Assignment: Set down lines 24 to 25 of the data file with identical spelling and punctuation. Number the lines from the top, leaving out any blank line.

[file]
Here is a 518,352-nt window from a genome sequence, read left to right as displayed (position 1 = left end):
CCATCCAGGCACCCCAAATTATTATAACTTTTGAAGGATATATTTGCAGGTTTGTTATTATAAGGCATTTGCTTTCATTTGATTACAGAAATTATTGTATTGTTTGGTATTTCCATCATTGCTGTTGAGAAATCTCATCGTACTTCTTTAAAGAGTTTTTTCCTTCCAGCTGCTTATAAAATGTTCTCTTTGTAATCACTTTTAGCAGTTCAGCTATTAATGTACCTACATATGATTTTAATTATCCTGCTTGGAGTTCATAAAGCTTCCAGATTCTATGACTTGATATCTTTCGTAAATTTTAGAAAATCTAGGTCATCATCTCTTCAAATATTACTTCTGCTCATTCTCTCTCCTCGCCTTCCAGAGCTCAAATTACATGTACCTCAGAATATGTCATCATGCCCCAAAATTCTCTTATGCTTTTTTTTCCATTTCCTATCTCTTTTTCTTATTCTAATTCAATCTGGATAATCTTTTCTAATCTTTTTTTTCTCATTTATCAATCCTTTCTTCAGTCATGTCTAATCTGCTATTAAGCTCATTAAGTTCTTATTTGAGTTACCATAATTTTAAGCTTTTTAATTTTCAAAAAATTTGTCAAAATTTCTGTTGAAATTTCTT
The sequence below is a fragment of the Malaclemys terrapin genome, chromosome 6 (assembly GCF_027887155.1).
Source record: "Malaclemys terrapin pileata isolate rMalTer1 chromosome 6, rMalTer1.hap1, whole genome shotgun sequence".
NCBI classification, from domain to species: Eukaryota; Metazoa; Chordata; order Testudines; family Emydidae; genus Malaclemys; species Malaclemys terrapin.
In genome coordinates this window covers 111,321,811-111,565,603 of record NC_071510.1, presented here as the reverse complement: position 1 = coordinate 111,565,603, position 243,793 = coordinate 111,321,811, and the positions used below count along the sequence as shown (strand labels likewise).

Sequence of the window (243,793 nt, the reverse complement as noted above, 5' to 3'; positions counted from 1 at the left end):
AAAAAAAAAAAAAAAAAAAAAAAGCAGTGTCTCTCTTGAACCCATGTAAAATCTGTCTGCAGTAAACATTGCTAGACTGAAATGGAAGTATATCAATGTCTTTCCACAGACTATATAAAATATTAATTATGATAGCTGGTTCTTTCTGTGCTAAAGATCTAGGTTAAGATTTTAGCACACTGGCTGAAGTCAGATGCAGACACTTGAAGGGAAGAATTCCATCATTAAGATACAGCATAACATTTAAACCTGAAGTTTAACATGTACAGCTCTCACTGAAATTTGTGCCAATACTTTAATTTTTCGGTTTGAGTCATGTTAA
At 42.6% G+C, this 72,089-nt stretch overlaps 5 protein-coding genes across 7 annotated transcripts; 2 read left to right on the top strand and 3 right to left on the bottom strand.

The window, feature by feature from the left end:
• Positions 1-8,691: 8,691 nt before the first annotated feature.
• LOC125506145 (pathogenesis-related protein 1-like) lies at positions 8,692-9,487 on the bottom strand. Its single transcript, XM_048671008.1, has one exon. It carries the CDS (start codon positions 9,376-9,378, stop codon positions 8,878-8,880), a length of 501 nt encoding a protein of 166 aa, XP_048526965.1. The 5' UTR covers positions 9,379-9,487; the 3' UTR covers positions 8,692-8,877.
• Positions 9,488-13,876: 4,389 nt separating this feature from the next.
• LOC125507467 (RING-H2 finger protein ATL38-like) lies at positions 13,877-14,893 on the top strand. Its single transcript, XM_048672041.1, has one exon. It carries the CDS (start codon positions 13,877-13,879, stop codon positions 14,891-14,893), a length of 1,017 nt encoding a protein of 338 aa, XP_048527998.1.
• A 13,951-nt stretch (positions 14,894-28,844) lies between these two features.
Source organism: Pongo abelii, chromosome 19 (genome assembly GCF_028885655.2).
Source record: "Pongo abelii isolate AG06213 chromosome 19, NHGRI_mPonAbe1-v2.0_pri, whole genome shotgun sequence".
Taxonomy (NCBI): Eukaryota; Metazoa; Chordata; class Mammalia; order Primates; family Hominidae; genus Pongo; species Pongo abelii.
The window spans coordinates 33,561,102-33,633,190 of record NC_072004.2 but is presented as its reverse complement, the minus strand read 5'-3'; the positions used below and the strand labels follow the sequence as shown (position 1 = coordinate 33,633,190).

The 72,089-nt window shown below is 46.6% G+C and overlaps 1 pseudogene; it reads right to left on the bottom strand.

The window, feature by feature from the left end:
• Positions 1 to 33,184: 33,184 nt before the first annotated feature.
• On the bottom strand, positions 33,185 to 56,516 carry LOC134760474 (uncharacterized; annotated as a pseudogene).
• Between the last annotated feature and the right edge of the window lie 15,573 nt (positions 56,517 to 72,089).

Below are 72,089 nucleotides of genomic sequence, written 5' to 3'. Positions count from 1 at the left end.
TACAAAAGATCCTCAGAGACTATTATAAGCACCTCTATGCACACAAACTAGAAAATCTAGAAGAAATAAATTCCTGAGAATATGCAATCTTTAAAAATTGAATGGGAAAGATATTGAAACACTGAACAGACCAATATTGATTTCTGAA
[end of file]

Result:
• Between the last annotated feature and the right edge of the window lie 15,573 nt (positions 56,517 to 72,089).

Below are 72,089 nucleotides of genomic sequence, written 5' to 3'. Positions count from 1 at the left end.